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Joseph Phineas Davis papers

Identifier: MC 26

Scope and Contents

The Joseph P. Davis papers (MC 26) document the professional activities of Joseph P. Davis, civil engineer and graduate of Rensselaer Polytechnic Institute, Class of 1856. The bulk of the collection is comprised of journals and correspondence regarding Davis' work for the Department of Public Works in Peru, 1861-1865. The collection is divided into two series: Series I. Correspondence, is comprised of letters, orders and reports regarding engineering projects and expeditions. Most of the correspondence is between Joseph Davis and Mariano Felipe Paz Soldan, Director of Public Works for the government of Peru. Paz Soldan's letters are in Spanish. Biographical sketches of Joseph P. Davis included in the collection have been placed at the beginning of this series. Series II. Journals, are comprised of journals that record Davis' journey to Peru, two expeditions to survey guano beds off the coast of Peru and notes on a variety of engineering projects including water systems, bridges, sewer systems, structural analyses and railroads. The journals contain detailed reports and in many cases detailed drawings of Davis' projects. An additional journal records a trip to Europe during the winter of 1877-1878 to inspect sewer systems on behalf of the City of Boston. An addendum to this series consists of typed transcripts of some of Davis' journals. In addition to transcriptions of extant journals, a journal transcription recording Davis' trip to Cuzco in 1864 is included. The disposition of the original journal and the identity of the transcriber are unknown.


  • Created: 1861-1903
  • Other: Date acquired: 01/20/1998


Biographical / Historical

Joseph P. Davis was born in Northborough, Massachusetts, and received his preparatory education in Boston. Davis entered the Rensselaer Institute in 1853 at the age of sixteen. He completed the three year course in civil engineering at Rensselaer and graduated in 1856. Davis was immediately employed by the Brooklyn Water Works as a rodman, and was later promoted to transitman in charge of construction of the Mount Prospect and Ridgewood reservoirs. In the summer of 1860, Davis heard of a job opening for American engineers in Peru. He submitted his “proposition” to the Peruvian ministry in New York, and was notified of his acceptance by the Director of Public Works in April of 1861. In June, he signed a five-year contract which promised paid passage to and from Peru, and an annual salary of $4,000, with one half payable in gold. Davis, appointed as a topographical engineer, was asked to bring instruments such as levels, barometers, and other surveying instruments. As his country divided and men marched to war, Davis felt compelled to stay and fight for the Union. His commitment to Peru, though, had to be honored, and he sailed for Lima aboard the Northern Light on July 11, 1861.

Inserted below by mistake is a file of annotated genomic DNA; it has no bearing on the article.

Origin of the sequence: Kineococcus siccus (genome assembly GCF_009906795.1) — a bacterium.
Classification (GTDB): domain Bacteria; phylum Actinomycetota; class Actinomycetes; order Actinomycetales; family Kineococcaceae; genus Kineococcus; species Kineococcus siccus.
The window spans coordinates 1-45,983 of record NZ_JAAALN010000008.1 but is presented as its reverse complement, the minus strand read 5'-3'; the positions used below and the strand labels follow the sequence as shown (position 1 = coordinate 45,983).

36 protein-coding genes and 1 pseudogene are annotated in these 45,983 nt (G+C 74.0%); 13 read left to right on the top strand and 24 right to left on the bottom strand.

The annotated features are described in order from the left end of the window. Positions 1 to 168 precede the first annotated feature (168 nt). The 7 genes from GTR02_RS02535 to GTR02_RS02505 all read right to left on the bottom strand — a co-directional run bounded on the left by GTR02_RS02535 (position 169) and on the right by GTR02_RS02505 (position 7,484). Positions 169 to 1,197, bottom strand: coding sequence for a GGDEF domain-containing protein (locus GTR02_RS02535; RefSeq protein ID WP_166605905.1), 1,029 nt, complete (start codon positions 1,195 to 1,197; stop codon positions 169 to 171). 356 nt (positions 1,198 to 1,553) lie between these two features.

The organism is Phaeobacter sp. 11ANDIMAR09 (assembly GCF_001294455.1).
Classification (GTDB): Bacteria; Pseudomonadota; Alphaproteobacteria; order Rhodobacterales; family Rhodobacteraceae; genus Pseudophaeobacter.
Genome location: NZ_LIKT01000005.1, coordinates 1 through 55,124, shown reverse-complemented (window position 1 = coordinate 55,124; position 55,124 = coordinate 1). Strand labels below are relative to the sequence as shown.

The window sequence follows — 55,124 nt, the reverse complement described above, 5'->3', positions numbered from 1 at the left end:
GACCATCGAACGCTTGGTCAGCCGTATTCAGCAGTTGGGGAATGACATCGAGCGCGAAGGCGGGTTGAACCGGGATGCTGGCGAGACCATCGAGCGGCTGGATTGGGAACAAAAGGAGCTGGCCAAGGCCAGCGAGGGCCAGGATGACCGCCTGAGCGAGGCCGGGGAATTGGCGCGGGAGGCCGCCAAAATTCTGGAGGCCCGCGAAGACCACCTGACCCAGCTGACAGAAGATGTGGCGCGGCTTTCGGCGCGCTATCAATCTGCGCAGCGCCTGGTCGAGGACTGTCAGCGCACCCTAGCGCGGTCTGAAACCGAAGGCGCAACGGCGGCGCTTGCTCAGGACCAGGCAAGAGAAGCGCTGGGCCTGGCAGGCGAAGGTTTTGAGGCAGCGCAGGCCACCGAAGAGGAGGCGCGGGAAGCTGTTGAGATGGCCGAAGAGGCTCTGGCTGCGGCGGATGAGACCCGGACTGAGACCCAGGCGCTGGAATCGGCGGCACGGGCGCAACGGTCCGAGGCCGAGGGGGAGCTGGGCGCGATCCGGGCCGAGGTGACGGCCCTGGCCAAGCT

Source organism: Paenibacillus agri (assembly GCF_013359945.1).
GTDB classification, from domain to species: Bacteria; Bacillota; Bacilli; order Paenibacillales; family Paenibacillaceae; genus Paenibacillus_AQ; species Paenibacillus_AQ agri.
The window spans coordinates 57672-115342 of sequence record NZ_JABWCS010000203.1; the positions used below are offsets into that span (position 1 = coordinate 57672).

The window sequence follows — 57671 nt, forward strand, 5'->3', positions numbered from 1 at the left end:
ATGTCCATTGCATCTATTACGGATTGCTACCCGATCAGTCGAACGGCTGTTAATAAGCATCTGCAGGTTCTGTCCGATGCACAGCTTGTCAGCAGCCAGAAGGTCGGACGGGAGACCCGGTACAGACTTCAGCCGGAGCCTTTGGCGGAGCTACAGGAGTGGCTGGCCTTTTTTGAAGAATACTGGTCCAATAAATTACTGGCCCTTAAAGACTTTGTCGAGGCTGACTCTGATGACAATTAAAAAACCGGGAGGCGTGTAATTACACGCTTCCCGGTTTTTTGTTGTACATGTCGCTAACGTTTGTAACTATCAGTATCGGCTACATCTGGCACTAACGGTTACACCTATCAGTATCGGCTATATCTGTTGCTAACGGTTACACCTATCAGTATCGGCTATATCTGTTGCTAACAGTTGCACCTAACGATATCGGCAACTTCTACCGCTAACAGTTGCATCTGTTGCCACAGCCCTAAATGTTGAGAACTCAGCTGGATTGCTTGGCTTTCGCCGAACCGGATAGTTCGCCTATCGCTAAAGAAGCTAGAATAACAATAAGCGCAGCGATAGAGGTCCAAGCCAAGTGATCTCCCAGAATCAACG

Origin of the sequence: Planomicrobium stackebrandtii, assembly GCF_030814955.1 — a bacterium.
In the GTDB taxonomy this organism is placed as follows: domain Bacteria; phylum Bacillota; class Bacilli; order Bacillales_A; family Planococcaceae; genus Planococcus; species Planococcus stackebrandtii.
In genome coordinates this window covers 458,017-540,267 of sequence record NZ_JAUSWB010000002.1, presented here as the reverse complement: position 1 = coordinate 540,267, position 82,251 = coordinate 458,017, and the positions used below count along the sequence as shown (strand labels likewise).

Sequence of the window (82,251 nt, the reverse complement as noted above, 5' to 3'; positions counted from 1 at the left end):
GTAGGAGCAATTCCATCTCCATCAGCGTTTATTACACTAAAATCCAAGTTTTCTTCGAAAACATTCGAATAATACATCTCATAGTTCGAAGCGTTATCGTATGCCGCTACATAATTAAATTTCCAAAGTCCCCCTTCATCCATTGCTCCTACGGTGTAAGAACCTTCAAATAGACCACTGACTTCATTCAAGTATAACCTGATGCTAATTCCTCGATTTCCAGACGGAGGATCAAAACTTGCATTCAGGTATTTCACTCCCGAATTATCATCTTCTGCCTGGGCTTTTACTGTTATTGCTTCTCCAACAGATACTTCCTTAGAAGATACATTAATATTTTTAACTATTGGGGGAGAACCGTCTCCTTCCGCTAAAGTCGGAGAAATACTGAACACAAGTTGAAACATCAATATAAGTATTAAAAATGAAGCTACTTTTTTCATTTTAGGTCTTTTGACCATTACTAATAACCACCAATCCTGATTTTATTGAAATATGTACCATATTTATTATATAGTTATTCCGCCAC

Davis kept a journal of his journey to Peru. He complained of seasickness for much of the first leg of the journey, and did not venture beyond his cabin. By the time the Northern Light reached Panama, he had adjusted to sea travel and was anxious to explore his environment. Davis briefly described the port of Aspinwall (Colon). From Aspinwall, he took the train to Panama City, where he and his traveling companions took in the sites. Davis was intrigued by the architecture and layout of the city. After a brief layover, Davis boarded the Lima on July 24, 1861, and soon received his first glimpse of the South American continent. He arrived in Lima, Peru on the second of August, and appeared before President Ramón Castilla the following day.